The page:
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Find more photos after the jump.

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“Clean” removed from Scout Law (or so says “Dirty Jobs” host Mike Rowe)

This just in: The word "Clean" has been removed from the Scout Law. Well, that's if you believe Mike Rowe, Eagle Scout and host of "Dirty Jobs" on the Discovery Channel.

As someone who has made a career out of getting dirty while trying some of the toughest jobs in America, he makes a lighthearted case for the removal of the Scout Law's 11th point:

"I got rid of the clean," he says in the video. "It's not that I've got anything against being clean. It's just that you can't be clean unless you're willing to get dirty."

He quickly admits that his idea probably won't go far. "I haven't approved this with the Boy Scouts of America, and so far I'm the only one that signed the petition."

Actually, he explains, he wanted to take the opportunity to wish the BSA a happy 100th Anniversary.

"Where would I be without the Boy Scouts today?" he asks. "I probably wouldn't even have a job."

He'll get a chance to explain the importance of his Scouting past while attending the 2010 National Scout Jamboree at the end of the month. Among other topics, he'll discuss "the importance of being clean but only in the aftermath of being dirty."

That's also the message of a special T-shirt he designed for the BSA's 100th Anniversary. It's a Dirt Shirt that reads "A Scout Is Clean … But Not Afraid to Get Dirty." The shirts are sold on the Dirt Shirt Web site for $24.95.

National Museum of American History digs out its BSA artifacts

Smithsonian-shirt If you were in the Boy Scouts of America as a boy, chances are good that you've developed a healthy collection of Scouting memorabilia. Whether it's your Cub Scout uniform covered in plastic and hanging in a closet or your Eagle Scout pin presented prominently on your mantle, you've surely formed a special bond with the items from your time in the program.

That unique relationship between Scouts and their "stuff" formed the basis for a recent blog post on the Smithsonian's National Museum of American History Web site. In celebration of the 100th Anniversary of the BSA, the museum pulled out its Scouting-related artifacts to share with everyone.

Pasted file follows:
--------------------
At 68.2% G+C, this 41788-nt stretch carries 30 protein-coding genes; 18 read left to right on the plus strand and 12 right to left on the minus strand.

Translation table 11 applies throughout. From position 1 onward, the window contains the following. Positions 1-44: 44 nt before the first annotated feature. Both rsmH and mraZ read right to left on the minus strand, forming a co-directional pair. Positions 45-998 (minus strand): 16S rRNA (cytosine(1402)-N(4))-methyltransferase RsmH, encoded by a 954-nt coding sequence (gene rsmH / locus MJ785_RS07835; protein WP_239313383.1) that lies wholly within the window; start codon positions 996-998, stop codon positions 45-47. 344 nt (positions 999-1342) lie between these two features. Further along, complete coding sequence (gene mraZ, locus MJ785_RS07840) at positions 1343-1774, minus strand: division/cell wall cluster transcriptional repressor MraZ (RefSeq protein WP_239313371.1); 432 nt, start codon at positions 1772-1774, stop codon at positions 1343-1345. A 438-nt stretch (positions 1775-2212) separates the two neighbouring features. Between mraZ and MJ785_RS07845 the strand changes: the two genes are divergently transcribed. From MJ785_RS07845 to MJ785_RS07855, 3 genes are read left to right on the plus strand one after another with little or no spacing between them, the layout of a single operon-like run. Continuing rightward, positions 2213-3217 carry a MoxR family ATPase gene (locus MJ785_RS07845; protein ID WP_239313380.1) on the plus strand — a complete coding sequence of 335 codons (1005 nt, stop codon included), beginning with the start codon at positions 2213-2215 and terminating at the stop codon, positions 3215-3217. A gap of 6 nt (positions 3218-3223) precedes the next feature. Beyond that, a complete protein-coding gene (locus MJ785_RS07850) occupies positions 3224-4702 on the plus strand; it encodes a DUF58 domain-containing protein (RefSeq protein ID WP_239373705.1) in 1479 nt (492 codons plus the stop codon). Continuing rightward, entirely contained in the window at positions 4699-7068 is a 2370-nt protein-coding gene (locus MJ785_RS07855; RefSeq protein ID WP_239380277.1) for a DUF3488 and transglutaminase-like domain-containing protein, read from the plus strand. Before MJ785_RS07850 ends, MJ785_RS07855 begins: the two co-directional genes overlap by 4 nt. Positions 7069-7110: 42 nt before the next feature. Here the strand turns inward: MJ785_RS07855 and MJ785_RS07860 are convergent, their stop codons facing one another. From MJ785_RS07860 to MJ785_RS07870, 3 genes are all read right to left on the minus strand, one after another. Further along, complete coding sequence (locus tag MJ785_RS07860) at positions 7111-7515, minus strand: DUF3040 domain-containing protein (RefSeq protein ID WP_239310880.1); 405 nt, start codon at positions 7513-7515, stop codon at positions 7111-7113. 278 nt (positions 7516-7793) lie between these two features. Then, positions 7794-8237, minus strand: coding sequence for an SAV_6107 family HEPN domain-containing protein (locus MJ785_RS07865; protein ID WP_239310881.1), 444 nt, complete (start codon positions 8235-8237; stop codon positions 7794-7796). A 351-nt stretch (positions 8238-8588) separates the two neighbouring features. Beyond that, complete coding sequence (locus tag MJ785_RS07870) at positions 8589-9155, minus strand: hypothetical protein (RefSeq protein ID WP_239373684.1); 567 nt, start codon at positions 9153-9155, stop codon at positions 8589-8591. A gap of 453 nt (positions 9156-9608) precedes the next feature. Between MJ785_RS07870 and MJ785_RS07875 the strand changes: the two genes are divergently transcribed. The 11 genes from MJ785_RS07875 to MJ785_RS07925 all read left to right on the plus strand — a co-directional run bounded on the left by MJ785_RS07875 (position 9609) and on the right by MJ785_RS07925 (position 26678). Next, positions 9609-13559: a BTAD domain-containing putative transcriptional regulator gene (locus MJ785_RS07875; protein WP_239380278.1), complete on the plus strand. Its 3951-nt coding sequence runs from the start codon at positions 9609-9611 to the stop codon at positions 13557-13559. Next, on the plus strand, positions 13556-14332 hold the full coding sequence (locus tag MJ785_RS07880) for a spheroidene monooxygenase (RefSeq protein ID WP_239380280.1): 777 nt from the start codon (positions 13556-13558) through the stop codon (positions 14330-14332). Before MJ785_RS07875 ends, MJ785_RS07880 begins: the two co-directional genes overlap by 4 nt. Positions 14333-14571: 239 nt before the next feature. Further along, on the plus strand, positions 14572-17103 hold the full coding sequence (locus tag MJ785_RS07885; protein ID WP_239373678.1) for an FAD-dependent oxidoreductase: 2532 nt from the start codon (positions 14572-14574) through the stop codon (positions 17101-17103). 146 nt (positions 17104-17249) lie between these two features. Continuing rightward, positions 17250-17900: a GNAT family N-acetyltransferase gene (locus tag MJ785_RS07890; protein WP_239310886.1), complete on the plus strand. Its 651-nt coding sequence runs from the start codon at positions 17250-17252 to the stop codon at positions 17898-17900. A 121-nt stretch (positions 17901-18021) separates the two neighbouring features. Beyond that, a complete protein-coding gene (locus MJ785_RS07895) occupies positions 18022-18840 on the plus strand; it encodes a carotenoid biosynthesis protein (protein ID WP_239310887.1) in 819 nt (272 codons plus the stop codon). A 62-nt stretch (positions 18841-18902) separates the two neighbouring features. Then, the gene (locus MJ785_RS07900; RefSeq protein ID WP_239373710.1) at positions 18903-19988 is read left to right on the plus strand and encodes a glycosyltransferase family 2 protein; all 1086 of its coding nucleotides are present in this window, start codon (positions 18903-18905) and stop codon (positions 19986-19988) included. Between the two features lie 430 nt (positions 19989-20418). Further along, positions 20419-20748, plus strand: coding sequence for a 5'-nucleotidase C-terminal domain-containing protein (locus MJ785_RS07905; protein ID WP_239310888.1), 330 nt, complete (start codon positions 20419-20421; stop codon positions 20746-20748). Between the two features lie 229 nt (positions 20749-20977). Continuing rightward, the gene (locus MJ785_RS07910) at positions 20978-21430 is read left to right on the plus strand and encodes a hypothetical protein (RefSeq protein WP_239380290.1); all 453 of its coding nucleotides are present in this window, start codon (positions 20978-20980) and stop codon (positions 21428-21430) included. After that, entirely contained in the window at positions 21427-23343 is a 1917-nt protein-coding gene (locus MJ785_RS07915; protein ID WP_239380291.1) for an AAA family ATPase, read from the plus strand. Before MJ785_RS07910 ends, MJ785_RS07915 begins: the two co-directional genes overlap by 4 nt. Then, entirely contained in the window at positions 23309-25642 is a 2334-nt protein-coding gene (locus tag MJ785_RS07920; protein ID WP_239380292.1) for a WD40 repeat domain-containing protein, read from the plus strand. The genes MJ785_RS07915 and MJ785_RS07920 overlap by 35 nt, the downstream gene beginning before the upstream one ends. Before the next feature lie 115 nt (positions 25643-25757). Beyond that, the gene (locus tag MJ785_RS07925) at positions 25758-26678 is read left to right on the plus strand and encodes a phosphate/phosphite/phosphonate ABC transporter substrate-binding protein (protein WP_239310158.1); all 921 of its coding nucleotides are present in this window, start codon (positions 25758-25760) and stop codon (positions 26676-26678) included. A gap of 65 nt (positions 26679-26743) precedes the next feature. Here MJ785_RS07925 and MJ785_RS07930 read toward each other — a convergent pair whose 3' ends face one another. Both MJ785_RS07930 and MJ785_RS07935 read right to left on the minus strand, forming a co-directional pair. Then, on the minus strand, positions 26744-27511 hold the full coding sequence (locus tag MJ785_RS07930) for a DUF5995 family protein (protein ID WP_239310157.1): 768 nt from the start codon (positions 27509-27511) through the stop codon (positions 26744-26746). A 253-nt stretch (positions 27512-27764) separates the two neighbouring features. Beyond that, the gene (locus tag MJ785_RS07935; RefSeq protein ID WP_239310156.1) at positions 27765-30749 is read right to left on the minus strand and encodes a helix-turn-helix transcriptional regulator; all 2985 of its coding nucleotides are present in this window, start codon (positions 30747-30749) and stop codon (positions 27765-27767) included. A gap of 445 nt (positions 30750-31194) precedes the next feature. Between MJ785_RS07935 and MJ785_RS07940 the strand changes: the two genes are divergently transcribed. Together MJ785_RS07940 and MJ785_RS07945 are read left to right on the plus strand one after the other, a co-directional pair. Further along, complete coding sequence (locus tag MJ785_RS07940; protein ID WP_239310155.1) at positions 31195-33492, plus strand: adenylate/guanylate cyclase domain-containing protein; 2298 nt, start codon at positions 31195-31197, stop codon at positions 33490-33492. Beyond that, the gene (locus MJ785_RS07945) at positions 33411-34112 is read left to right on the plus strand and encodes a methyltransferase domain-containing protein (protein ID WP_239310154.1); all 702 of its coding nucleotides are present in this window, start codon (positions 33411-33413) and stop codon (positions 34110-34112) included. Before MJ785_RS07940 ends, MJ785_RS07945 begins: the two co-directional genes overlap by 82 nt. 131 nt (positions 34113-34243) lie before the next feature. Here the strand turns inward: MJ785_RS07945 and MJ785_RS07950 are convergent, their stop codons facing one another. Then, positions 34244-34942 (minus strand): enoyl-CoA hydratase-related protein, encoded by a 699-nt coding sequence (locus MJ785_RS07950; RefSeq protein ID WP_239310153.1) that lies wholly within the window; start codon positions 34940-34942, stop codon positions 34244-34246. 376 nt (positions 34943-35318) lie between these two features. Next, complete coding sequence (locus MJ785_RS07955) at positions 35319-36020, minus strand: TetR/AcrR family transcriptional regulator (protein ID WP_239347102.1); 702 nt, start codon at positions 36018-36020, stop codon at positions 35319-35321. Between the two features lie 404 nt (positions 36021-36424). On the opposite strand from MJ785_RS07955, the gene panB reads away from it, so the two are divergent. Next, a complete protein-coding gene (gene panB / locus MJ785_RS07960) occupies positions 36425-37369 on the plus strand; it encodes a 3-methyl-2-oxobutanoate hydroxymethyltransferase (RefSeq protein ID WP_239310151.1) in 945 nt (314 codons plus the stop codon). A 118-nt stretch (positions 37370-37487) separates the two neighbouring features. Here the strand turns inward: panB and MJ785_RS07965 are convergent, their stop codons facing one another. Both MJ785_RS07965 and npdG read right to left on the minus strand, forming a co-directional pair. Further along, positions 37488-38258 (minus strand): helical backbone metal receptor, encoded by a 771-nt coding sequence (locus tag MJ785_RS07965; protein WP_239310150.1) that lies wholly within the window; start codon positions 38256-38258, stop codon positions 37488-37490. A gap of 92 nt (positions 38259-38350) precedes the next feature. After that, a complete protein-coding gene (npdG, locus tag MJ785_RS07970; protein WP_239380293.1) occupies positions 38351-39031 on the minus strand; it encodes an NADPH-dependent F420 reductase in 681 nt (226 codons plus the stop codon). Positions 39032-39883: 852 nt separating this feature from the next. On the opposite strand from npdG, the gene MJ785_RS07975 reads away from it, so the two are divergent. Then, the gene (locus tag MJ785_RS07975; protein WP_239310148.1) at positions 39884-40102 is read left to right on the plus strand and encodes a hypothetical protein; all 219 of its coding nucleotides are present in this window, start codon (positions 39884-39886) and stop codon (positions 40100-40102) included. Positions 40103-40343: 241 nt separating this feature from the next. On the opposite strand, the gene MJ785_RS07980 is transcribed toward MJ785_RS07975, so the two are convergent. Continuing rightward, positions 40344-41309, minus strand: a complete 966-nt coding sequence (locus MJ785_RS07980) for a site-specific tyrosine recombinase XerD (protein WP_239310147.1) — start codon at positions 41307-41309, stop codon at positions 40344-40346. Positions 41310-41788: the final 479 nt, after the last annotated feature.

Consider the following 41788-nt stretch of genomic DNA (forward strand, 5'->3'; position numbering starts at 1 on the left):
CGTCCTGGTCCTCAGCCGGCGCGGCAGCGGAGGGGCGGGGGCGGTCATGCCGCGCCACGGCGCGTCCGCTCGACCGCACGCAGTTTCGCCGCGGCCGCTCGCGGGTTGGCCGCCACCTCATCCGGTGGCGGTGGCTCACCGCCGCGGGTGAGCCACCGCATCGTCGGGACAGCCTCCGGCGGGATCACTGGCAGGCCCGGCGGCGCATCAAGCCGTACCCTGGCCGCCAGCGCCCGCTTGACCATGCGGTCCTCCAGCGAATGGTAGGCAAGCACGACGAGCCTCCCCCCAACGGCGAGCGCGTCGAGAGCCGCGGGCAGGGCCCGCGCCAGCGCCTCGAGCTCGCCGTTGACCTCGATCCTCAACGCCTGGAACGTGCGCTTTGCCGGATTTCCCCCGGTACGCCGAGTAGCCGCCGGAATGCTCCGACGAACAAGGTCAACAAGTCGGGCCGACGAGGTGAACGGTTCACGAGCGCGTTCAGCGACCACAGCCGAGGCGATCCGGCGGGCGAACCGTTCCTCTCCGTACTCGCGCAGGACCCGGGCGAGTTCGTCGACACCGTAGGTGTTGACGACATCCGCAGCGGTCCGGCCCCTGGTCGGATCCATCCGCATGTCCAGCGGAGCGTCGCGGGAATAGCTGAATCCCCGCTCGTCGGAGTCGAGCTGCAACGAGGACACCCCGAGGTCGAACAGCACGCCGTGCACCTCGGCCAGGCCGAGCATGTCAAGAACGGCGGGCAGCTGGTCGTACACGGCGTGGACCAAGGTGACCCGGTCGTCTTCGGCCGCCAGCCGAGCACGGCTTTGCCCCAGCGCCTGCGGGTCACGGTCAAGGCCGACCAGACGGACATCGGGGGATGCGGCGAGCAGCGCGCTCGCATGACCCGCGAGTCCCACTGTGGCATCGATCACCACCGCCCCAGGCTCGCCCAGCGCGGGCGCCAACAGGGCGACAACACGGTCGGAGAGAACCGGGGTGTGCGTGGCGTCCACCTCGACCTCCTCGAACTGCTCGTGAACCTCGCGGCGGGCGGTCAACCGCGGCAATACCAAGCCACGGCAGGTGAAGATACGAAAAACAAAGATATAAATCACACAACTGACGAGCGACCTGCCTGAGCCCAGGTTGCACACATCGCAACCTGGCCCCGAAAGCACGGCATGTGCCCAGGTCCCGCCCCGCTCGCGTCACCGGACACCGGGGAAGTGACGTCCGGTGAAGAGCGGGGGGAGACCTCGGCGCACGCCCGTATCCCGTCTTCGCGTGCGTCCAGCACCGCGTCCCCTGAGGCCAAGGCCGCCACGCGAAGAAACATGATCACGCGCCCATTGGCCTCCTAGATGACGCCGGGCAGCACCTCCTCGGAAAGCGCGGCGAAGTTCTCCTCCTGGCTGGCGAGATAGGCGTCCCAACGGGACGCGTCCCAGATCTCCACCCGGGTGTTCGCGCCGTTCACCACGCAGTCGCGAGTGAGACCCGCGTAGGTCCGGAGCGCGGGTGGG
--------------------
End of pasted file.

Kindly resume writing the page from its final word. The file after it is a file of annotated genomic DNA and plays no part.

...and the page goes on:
Many of these items, such as David Loewenwarter's shirt, seen here, were donated from the personal collections of former Scouts like you, and the museum has tagged and preserved these items for future generations to enjoy.

Check out the museum's blog post, and then tell us: What's your most prized Scouting possession?

Follow the 2010 National Scout Jamboree from wherever you are

JambologoTechnology has changed quite a bit since 2005, the year of the last BSA jamboree.

In December of that year, Facebook added its 5.5 millionth member. Today it has 500 million.

Twitter didn't exist at the last jamboree. The 140-character craze wouldn't begin until the next year.

And in the world of gadgets, October of 2005 saw the introduction of the first iPod to play video. Apple's new device had a 2.5-inch screen, held 30 GB of content, and sold for $299.

A lot has changed in five years, hasn't it?

During next week's 2010 National Scout Jamboree, Scouts and Scouters from anywhere in the country will stay connected in unprecedented ways. A Scout at the jamboree can post photos to Facebook while hanging out at camp, and a Scouter in California can follow jamboree-related Tweets to pass the time during a dull office meeting. And they can do it while using a cell phone or smartphone that probably cost less than that comparatively puny iPod from 2005.

Also gone from 2005 are the dead zones of cell coverage at Fort A.P. Hill. This time, AT&T will provide a cellular and Wi-Fi network for participants, visitors, and staff.

Yes, this will be the first fully digital jamboree. But you don't have to be in Fort A.P. Hill, Va., to experience the excitement. 

Here's how to stay connected with what's happening at the jamboree from opening day on Monday all the way till the tents are packed up on Aug. 4: